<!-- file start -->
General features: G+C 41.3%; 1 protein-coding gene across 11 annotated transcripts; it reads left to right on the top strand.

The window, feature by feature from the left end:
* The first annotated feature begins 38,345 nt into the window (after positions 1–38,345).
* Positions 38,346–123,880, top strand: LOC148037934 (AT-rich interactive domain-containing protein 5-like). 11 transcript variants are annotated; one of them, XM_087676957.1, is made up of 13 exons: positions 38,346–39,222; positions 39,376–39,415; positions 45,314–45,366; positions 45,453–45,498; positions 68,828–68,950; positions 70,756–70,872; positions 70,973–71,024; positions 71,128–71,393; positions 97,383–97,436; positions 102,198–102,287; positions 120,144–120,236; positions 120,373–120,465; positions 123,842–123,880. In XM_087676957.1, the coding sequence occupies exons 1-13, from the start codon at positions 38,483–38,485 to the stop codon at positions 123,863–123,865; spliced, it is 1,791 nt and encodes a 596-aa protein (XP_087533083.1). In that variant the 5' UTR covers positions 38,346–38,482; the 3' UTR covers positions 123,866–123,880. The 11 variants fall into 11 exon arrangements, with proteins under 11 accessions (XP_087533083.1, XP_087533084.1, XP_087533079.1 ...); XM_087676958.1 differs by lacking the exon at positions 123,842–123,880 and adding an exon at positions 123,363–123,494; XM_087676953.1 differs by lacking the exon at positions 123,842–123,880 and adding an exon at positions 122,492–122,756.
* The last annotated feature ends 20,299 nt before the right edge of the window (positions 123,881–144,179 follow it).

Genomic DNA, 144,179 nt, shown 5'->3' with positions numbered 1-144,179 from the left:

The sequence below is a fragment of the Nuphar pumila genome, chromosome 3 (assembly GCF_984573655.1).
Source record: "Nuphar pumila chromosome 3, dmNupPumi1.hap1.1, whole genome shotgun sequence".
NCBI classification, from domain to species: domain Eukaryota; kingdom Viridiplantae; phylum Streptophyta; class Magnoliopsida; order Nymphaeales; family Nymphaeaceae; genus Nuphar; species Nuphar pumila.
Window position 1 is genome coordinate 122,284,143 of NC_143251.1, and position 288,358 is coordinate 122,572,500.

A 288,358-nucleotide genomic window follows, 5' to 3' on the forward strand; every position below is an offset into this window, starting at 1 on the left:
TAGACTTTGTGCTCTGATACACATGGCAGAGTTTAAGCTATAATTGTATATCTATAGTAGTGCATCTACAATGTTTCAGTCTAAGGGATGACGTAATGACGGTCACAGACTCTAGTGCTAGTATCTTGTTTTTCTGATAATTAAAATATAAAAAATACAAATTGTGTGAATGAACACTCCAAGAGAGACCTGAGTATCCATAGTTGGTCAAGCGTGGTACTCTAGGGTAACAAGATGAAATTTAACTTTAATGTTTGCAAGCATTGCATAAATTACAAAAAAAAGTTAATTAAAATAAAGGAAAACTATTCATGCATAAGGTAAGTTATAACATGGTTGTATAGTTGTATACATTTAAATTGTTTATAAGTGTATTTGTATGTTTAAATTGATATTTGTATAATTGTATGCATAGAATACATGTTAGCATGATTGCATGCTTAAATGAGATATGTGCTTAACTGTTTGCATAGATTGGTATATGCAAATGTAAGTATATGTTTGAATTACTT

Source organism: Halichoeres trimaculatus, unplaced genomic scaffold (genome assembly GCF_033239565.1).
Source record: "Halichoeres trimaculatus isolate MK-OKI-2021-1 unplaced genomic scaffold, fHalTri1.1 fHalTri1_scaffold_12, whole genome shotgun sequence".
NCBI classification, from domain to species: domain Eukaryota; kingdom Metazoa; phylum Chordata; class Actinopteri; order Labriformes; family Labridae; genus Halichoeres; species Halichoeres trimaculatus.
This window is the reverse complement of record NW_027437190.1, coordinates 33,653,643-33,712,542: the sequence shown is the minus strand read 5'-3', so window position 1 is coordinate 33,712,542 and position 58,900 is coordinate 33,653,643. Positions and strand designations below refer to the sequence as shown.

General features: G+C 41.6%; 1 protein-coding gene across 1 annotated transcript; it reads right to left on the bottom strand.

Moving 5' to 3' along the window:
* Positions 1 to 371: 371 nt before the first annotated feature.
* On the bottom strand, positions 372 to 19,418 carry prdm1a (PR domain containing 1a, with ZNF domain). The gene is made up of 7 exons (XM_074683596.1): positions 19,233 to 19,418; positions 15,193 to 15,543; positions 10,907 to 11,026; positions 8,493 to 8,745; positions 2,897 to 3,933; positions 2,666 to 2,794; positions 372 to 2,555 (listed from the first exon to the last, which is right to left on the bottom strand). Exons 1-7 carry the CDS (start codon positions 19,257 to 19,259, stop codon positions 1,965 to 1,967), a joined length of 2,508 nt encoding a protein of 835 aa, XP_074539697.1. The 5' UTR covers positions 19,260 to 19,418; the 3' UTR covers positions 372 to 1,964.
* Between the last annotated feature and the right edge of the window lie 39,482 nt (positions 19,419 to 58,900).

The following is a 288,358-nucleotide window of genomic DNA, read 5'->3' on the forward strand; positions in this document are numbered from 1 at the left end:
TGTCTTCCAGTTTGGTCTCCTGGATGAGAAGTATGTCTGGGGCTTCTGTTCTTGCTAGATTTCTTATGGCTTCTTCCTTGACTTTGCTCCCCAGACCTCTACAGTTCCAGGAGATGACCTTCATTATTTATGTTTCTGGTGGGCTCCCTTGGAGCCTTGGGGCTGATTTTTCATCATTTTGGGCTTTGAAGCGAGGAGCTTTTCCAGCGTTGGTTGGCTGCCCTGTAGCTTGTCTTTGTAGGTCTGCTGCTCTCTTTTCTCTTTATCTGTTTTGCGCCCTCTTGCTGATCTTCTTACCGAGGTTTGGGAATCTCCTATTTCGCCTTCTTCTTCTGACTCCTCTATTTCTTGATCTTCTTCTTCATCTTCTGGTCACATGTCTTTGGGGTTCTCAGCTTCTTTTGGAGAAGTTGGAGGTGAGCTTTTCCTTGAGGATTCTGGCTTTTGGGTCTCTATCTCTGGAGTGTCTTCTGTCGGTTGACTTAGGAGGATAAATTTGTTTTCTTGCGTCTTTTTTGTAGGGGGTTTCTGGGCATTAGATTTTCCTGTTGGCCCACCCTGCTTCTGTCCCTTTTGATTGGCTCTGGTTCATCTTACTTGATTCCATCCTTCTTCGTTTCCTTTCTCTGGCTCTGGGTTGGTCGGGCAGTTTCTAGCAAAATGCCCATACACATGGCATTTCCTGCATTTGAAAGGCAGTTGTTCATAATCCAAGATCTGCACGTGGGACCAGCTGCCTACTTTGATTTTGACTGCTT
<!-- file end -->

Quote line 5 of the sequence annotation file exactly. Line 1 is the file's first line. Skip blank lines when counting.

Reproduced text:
* The last annotated feature ends 20,299 nt before the right edge of the window (positions 123,881–144,179 follow it).